ZAC CAHILL
COPY EDITOR

On Wednesday night at 7:30 p.m., English Professor Robert Vivian gave a reading of poems from his latest book, “Immortal Soft Spoken,” a collection of what he dubs “dervish essays;” the book is his second written in this style.

The dervish essay, as conceived by Vivian, is a prose poem “driven by anaphora [the repetition of a word or phrase] and a strong energy… to be honest I don’t fully understand where this energy comes from, but it’s very lyrical, urgent and physical.”

Vivian performed his poems in the library’s Anderson Reading Area before an intimate crowd of students and colleagues. Reading for about forty-five minutes, he demonstrated the physicality of the poems in the way only a reading can.

The reading was energetic and expressive, Vivian’s delivery fast and rhythmic, his body constantly in motion. The emphasis on anaphora, as well as the strong phonetic flow of the poems can cause them to become all the more effective when heard rather than read. And, for Vivian, it’s an enjoyable time.

“It’s always fun, always a privilege to read in front of people. But I don’t really make any distinction between reading at an event or reading at home for [my wife]. Or Rumi Hour for that matter. It’s a moveable feast, really. The joy is within the writing,” Vivian said.

For Vivian, the writing is the most important part. An avid creator and consumer of poetry, writing any less than each and every day is not an option. Combine that with chairing the English department and teaching and, unsurprisingly, with that much focus on writing, writing a book becomes a somewhat easier process.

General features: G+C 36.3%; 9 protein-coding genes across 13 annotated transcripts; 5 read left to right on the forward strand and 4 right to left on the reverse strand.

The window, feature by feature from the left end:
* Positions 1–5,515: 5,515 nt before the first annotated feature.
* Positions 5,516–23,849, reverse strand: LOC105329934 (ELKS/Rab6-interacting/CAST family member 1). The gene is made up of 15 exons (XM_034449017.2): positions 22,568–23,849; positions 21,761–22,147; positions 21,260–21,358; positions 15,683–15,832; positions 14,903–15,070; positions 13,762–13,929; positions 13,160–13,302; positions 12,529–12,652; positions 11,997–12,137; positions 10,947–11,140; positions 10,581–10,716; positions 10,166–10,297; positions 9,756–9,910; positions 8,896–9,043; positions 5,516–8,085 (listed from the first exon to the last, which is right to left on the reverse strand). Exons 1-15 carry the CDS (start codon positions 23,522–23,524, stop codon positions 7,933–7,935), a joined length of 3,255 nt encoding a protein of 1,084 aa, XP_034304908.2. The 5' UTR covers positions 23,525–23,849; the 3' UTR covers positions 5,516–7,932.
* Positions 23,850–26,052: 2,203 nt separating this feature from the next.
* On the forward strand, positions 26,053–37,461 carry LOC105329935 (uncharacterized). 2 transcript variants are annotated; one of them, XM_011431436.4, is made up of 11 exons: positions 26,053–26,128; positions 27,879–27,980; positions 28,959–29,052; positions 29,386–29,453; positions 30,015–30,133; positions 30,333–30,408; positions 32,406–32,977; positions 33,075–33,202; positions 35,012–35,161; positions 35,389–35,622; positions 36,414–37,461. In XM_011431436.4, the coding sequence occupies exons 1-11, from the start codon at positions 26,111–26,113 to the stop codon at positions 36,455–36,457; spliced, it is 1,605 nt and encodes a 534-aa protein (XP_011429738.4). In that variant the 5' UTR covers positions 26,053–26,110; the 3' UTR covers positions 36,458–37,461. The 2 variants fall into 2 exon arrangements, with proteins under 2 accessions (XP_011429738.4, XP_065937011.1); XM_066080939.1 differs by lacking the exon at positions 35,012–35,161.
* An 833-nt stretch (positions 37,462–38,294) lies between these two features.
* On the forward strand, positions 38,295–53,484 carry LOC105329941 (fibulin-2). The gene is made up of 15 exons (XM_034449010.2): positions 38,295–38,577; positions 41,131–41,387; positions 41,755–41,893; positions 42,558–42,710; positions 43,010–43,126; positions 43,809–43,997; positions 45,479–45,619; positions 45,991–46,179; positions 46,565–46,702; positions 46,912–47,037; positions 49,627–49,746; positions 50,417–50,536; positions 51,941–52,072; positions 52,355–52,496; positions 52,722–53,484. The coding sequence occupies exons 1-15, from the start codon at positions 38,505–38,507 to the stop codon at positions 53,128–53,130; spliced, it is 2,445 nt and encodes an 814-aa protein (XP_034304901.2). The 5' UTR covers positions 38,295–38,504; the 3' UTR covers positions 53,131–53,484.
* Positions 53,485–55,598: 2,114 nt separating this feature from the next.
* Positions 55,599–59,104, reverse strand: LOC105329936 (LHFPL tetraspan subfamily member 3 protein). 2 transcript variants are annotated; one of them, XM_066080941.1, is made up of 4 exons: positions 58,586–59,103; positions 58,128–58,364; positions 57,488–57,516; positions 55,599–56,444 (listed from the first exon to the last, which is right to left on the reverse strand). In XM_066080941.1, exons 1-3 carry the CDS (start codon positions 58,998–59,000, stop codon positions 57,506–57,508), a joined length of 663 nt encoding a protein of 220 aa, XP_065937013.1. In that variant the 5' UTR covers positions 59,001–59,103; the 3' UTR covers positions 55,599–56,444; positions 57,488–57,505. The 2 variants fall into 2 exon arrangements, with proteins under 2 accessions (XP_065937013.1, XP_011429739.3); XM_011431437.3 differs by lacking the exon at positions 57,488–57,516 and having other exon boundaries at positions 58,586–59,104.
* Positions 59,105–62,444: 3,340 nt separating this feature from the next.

“It was very organic. It just reached a certain point where I said ‘hey, I think I have a collection,’” Vivian said. “It wasn’t a conscious ‘I am writing a book’ thing.”

After finishing the reading, questions were taken. Among the topics asked about, one was revision habits. Vivian said that he revises where he needs to, but that he can usually tell if a poem will need a lot of work if he spends a lot of time thinking about it after writing.

“If I’ve written something in the morning and I can’t remember what it is in the afternoon, I know it’s good,” he said.

As for moving on after this book, Vivian has no trouble at all keeping busy creatively. “My friend Joel and I are editing a collection called “Wild Gods.” I’m sending out another collection of Dervish pieces. I just keep on truckin’.”